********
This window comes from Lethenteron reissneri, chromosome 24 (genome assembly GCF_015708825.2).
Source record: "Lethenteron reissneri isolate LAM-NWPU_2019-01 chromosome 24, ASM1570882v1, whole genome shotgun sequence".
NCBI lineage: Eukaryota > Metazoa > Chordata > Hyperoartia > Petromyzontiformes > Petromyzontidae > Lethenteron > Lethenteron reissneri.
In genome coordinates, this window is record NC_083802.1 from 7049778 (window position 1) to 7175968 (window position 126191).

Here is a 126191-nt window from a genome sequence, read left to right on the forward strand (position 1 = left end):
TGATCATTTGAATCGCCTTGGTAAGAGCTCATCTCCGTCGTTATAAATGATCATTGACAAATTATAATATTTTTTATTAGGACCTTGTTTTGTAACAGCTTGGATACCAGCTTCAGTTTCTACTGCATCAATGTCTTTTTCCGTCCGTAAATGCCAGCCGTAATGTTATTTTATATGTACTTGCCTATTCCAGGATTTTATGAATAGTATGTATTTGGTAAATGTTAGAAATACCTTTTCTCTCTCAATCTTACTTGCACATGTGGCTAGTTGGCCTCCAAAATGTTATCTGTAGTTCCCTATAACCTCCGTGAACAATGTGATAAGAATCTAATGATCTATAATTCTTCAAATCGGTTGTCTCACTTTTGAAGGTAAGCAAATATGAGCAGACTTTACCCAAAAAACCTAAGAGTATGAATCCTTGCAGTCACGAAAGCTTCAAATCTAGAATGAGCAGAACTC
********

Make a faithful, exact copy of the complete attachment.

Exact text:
This window comes from Lethenteron reissneri, chromosome 24 (genome assembly GCF_015708825.2).
Source record: "Lethenteron reissneri isolate LAM-NWPU_2019-01 chromosome 24, ASM1570882v1, whole genome shotgun sequence".
NCBI lineage: Eukaryota > Metazoa > Chordata > Hyperoartia > Petromyzontiformes > Petromyzontidae > Lethenteron > Lethenteron reissneri.
In genome coordinates, this window is record NC_083802.1 from 7049778 (window position 1) to 7175968 (window position 126191).

Here is a 126191-nt window from a genome sequence, read left to right on the forward strand (position 1 = left end):
TGATCATTTGAATCGCCTTGGTAAGAGCTCATCTCCGTCGTTATAAATGATCATTGACAAATTATAATATTTTTTATTAGGACCTTGTTTTGTAACAGCTTGGATACCAGCTTCAGTTTCTACTGCATCAATGTCTTTTTCCGTCCGTAAATGCCAGCCGTAATGTTATTTTATATGTACTTGCCTATTCCAGGATTTTATGAATAGTATGTATTTGGTAAATGTTAGAAATACCTTTTCTCTCTCAATCTTACTTGCACATGTGGCTAGTTGGCCTCCAAAATGTTATCTGTAGTTCCCTATAACCTCCGTGAACAATGTGATAAGAATCTAATGATCTATAATTCTTCAAATCGGTTGTCTCACTTTTGAAGGTAAGCAAATATGAGCAGACTTTACCCAAAAAACCTAAGAGTATGAATCCTTGCAGTCACGAAAGCTTCAAATCTAGAATGAGCAGAACTC